Cleaning Up Your Act

Keeping the house clean – oh yeah, that. Whenever I look up from my writing, or come back home after being out and about – I remember it. The carpet that our beloved grey cat has rolled on, shedding silvery fluff everywhere. And how about those dishes? And the laundry. And the floor! Oh heavens, the floor. I can assure you that I do not look quite as effervescent as the lady in this wonderful 1955 ad. She is entranced with Flor-Ever vinyl tiled floors, but – even though I like my floors just fine – they don’t make me laugh and throw the cleaning brush in the air. No sir.

Having said that, I do feel quite virtuous after I clean stuff, and in the end it isn’t that bad…and doesn’t take all that long, especially if you have the right supplies on hand.

We all need a few excellent housekeeping and cleaning supplies and probably a pair of protective cleaning gloves, too. I remember my mother had yellow rubber gloves that she wore to do the dishes every night, and I probably should think about getting some for myself. They can really keep your hands looking smooth (this is crucial, especially when you’re in your 40s like me!). And the right cleaning supplies can help you get jobs done in a hurry – like special brushes and scourers for dishwashing, special dust removers and rechargeable vacuum cleaners.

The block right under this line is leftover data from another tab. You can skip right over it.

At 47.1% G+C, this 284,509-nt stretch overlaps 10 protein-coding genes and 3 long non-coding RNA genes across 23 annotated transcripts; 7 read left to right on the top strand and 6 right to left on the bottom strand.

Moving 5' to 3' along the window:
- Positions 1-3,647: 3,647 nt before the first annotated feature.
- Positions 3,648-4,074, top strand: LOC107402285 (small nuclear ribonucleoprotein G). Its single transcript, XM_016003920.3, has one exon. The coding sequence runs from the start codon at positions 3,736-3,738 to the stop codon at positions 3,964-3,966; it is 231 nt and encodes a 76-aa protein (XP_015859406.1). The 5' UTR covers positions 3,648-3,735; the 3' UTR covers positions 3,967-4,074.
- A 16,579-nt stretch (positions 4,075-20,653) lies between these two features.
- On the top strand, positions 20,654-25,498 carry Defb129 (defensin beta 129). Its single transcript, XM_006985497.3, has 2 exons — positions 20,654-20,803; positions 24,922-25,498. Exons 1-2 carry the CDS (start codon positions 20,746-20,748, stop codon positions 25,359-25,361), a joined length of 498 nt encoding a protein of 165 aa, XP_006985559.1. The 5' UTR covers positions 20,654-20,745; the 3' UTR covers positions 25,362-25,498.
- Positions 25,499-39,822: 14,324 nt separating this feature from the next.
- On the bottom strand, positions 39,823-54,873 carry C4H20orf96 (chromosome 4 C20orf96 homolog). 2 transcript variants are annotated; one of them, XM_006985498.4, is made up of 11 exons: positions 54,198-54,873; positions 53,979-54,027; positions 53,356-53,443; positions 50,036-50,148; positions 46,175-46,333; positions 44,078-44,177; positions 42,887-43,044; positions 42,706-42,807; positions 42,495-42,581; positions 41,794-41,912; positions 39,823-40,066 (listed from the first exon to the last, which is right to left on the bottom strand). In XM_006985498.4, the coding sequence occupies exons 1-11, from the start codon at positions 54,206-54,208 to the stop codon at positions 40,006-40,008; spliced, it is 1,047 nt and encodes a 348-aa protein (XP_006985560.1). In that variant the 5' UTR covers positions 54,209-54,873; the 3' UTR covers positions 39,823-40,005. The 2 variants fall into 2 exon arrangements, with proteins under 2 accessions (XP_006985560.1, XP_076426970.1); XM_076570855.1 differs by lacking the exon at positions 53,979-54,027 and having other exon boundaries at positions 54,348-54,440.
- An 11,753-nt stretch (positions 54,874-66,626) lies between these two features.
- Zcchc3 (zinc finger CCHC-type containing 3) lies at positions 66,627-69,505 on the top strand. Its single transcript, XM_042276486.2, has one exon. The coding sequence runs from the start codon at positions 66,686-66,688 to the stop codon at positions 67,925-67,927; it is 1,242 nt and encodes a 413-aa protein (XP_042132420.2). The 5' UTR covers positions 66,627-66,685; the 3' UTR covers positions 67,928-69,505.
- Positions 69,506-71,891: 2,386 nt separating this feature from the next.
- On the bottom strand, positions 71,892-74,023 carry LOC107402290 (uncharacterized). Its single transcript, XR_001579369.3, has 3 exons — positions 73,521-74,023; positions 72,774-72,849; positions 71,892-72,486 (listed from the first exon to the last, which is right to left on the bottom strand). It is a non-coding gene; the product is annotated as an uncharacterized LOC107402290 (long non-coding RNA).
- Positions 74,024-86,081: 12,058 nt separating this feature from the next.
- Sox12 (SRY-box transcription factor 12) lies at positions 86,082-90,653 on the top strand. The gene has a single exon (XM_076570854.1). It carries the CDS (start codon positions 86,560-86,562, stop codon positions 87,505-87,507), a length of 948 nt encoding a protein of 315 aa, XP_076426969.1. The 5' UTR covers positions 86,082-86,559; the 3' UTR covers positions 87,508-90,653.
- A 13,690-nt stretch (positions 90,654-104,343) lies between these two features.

Happily, you can now order all this stuff online – which is not only convenient and quick, but gives you an excuse to get back on the computer. The laundry can wait ten more minutes, after all.And while you’re doing some virtual shopping you can also get some fun household supplies, like Scented air fresheners. I love deciding whether I want the atmosphere at home to be like lemons or lavender or perhaps Sweet Orange. A great scent in the air is the perfect finishing touch to a clean house. I might even toss a sponge up in the air to celebrate that!